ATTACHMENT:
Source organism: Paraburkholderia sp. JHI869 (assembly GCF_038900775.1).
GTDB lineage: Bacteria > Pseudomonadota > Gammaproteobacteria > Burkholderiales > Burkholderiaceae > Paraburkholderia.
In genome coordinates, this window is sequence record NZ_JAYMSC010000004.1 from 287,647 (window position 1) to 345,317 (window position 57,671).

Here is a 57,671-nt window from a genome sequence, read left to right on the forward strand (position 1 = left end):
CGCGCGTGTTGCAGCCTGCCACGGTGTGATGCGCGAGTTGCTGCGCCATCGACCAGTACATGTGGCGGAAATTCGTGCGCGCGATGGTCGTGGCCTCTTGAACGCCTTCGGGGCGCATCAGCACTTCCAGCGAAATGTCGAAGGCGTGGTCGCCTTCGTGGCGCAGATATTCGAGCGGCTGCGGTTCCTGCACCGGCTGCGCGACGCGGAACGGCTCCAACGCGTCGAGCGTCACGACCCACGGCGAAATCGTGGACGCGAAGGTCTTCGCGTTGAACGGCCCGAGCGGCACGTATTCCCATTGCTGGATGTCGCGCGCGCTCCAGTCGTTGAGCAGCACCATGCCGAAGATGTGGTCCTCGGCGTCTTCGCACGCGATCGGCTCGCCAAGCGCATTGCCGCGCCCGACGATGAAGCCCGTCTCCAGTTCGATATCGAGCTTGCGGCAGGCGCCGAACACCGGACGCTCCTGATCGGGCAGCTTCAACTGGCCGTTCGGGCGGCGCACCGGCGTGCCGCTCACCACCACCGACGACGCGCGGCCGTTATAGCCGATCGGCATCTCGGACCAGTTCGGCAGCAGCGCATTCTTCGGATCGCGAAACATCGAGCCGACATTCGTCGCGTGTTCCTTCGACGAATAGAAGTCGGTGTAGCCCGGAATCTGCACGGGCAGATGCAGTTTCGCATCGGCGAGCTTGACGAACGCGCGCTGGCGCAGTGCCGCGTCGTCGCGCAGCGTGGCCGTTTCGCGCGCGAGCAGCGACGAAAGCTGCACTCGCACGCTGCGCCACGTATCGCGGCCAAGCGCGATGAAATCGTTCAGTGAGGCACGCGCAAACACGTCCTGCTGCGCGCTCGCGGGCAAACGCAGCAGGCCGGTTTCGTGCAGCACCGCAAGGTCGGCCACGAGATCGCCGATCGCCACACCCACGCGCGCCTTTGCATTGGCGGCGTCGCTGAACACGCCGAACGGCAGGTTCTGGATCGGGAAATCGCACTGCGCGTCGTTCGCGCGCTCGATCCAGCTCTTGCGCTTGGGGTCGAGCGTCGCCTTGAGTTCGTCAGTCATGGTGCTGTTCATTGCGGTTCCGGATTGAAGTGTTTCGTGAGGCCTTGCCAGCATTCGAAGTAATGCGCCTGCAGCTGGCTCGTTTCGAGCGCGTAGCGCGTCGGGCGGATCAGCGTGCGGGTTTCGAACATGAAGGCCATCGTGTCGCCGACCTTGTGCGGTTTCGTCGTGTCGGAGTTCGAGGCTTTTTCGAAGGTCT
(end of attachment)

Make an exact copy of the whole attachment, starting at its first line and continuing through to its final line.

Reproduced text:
Source organism: Paraburkholderia sp. JHI869 (assembly GCF_038900775.1).
GTDB lineage: Bacteria > Pseudomonadota > Gammaproteobacteria > Burkholderiales > Burkholderiaceae > Paraburkholderia.
In genome coordinates, this window is sequence record NZ_JAYMSC010000004.1 from 287,647 (window position 1) to 345,317 (window position 57,671).

Here is a 57,671-nt window from a genome sequence, read left to right on the forward strand (position 1 = left end):
CGCGCGTGTTGCAGCCTGCCACGGTGTGATGCGCGAGTTGCTGCGCCATCGACCAGTACATGTGGCGGAAATTCGTGCGCGCGATGGTCGTGGCCTCTTGAACGCCTTCGGGGCGCATCAGCACTTCCAGCGAAATGTCGAAGGCGTGGTCGCCTTCGTGGCGCAGATATTCGAGCGGCTGCGGTTCCTGCACCGGCTGCGCGACGCGGAACGGCTCCAACGCGTCGAGCGTCACGACCCACGGCGAAATCGTGGACGCGAAGGTCTTCGCGTTGAACGGCCCGAGCGGCACGTATTCCCATTGCTGGATGTCGCGCGCGCTCCAGTCGTTGAGCAGCACCATGCCGAAGATGTGGTCCTCGGCGTCTTCGCACGCGATCGGCTCGCCAAGCGCATTGCCGCGCCCGACGATGAAGCCCGTCTCCAGTTCGATATCGAGCTTGCGGCAGGCGCCGAACACCGGACGCTCCTGATCGGGCAGCTTCAACTGGCCGTTCGGGCGGCGCACCGGCGTGCCGCTCACCACCACCGACGACGCGCGGCCGTTATAGCCGATCGGCATCTCGGACCAGTTCGGCAGCAGCGCATTCTTCGGATCGCGAAACATCGAGCCGACATTCGTCGCGTGTTCCTTCGACGAATAGAAGTCGGTGTAGCCCGGAATCTGCACGGGCAGATGCAGTTTCGCATCGGCGAGCTTGACGAACGCGCGCTGGCGCAGTGCCGCGTCGTCGCGCAGCGTGGCCGTTTCGCGCGCGAGCAGCGACGAAAGCTGCACTCGCACGCTGCGCCACGTATCGCGGCCAAGCGCGATGAAATCGTTCAGTGAGGCACGCGCAAACACGTCCTGCTGCGCGCTCGCGGGCAAACGCAGCAGGCCGGTTTCGTGCAGCACCGCAAGGTCGGCCACGAGATCGCCGATCGCCACACCCACGCGCGCCTTTGCATTGGCGGCGTCGCTGAACACGCCGAACGGCAGGTTCTGGATCGGGAAATCGCACTGCGCGTCGTTCGCGCGCTCGATCCAGCTCTTGCGCTTGGGGTCGAGCGTCGCCTTGAGTTCGTCAGTCATGGTGCTGTTCATTGCGGTTCCGGATTGAAGTGTTTCGTGAGGCCTTGCCAGCATTCGAAGTAATGCGCCTGCAGCTGGCTCGTTTCGAGCGCGTAGCGCGTCGGGCGGATCAGCGTGCGGGTTTCGAACATGAAGGCCATCGTGTCGCCGACCTTGTGCGGTTTCGTCGTGTCGGAGTTCGAGGCTTTTTCGAAGGTCT